Gucci under investigation for possible violation of EU free competition rules

Kering, the luxury group that owns the brand, announced that the company was targeted in an April 18 raid

People walk outside a Gucci shop in Rome, April 20, 2023.
People walk outside a Gucci shop in Rome, April 20, 2023.REMO CASILLI (REUTERS)

Gucci, one of the most recognized brands in the luxury fashion industry, is one of the companies being investigated by the European Commission for having violated, with other manufacturers, the EU’s ban on cartels.

This was acknowledged by Kering, the group that owns Gucci, in a press release. “In the scope of an inspection carried out as part of a preliminary investigation into the fashion sector in several countries under EU antitrust rules, the European Commission has started on April 18, 2023, an inspection at the Italian premises of Gucci, a subsidiary of Kering,” the statement read. “The Group is fully cooperating with the Commission in the context of this investigation.”

The European Commission — which acts as the competition enforcer in the 27-country EU — announced on Tuesday that antitrust regulators had raided companies in the fashion sector in several EU countries, but did not provide further details.

The EU Directorate General for Competition suspects that the companies under investigation have violated Article 101 of the Treaty on the Functioning of the European Union (TFEU), which prohibits cartels and other agreements that could disrupt free competition in the European Economic Area’s internal market, and Article 53 of the Charter of Fundamental Rights.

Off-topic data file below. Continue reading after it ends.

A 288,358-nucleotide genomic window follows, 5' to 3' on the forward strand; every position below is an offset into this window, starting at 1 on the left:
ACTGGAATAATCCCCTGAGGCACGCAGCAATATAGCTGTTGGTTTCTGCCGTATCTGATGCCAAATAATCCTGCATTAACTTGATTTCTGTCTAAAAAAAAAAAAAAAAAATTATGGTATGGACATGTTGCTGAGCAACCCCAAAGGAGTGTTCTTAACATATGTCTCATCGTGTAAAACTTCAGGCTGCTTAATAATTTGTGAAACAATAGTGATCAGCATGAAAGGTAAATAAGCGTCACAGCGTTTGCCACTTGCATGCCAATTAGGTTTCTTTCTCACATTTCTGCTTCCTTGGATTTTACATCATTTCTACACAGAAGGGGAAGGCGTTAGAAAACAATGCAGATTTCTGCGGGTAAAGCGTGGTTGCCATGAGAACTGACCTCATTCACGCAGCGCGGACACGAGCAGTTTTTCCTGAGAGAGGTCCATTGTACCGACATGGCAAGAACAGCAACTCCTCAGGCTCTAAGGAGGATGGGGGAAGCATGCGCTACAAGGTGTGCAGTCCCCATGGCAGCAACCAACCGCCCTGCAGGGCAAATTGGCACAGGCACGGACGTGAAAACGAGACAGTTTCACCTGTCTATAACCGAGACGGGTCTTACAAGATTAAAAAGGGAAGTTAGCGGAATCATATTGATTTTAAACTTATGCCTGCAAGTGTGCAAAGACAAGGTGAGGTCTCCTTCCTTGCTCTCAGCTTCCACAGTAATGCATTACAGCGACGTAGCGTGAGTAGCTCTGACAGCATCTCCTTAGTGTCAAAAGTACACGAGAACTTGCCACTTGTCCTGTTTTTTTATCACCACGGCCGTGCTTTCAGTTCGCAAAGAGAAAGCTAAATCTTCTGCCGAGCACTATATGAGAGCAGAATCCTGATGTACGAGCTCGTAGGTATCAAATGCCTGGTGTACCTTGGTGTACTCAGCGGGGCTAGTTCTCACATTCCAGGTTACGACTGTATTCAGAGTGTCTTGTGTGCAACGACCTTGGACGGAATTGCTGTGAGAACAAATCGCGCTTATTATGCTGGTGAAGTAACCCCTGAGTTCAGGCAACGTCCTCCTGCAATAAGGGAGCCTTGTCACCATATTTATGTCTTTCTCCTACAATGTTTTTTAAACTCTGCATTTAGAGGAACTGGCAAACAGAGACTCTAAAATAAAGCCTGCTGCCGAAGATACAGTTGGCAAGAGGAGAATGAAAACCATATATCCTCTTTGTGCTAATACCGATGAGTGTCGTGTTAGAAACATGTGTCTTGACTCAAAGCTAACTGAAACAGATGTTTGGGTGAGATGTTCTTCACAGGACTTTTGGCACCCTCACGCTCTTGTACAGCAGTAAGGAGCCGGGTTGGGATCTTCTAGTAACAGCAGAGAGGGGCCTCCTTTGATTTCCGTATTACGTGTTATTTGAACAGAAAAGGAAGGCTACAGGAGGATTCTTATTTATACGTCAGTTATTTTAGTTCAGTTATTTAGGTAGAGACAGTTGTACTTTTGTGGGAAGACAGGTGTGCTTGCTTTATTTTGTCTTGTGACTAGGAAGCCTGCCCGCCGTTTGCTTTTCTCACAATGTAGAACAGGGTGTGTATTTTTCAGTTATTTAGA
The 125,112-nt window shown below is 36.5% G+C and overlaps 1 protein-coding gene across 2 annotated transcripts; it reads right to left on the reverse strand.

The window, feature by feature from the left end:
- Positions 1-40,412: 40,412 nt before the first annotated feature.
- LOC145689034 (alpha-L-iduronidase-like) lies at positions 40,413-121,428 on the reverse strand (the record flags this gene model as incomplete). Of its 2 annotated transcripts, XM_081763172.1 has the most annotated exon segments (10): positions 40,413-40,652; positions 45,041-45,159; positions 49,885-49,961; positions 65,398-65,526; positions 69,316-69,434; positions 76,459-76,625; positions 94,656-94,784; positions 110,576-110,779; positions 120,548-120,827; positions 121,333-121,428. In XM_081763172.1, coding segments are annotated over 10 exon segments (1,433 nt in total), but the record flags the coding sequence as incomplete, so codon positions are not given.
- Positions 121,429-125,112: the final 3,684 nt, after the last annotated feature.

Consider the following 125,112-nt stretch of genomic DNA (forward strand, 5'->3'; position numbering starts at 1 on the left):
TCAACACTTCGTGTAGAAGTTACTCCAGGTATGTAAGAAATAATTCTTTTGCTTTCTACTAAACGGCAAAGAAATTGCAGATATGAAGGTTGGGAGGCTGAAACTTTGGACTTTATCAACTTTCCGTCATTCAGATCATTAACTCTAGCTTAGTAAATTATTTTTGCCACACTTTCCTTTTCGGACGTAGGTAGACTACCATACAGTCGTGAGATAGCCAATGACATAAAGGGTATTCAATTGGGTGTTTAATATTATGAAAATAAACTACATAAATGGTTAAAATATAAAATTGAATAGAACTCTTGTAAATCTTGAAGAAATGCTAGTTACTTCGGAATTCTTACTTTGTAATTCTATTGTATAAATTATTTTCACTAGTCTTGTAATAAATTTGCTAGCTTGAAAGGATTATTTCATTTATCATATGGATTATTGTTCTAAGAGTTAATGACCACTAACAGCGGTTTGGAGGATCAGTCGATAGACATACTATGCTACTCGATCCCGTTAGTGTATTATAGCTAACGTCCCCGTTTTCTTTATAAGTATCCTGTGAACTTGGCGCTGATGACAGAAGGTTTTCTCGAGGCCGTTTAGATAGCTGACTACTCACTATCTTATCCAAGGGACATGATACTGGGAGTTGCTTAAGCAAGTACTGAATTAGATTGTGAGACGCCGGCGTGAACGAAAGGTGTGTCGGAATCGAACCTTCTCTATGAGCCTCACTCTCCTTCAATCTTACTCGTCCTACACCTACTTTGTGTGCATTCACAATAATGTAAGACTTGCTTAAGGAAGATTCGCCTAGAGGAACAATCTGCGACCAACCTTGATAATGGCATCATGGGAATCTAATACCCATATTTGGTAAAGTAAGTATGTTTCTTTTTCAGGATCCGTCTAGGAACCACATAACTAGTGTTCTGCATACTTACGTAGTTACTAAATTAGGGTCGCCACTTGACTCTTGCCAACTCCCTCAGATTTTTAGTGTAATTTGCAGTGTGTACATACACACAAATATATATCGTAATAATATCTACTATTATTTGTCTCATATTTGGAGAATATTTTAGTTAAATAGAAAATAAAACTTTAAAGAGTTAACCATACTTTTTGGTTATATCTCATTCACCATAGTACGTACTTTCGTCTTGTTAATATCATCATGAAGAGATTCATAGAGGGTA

The fact that Gucci was one of the raided companies suggests the EU investigation is focused on the luxury fashion sector. No other company has acknowledged that it was targeted by the raid.

This is the third investigation that the DG Competition has opened into the fashion industry in the last two years. EU antitrust regulators said in January 2022 they were probing whether French fashion house Pierre Cardin’s licensing and distribution deals with German clothing maker Ahlers might breach European Union rules on online and cross-border sales.

A second investigation, disclosed in June 2022 following raids on some fashion companies the previous month, centered on a group of designers who had called for changes in sales periods and discounts, according to people familiar with the matter.

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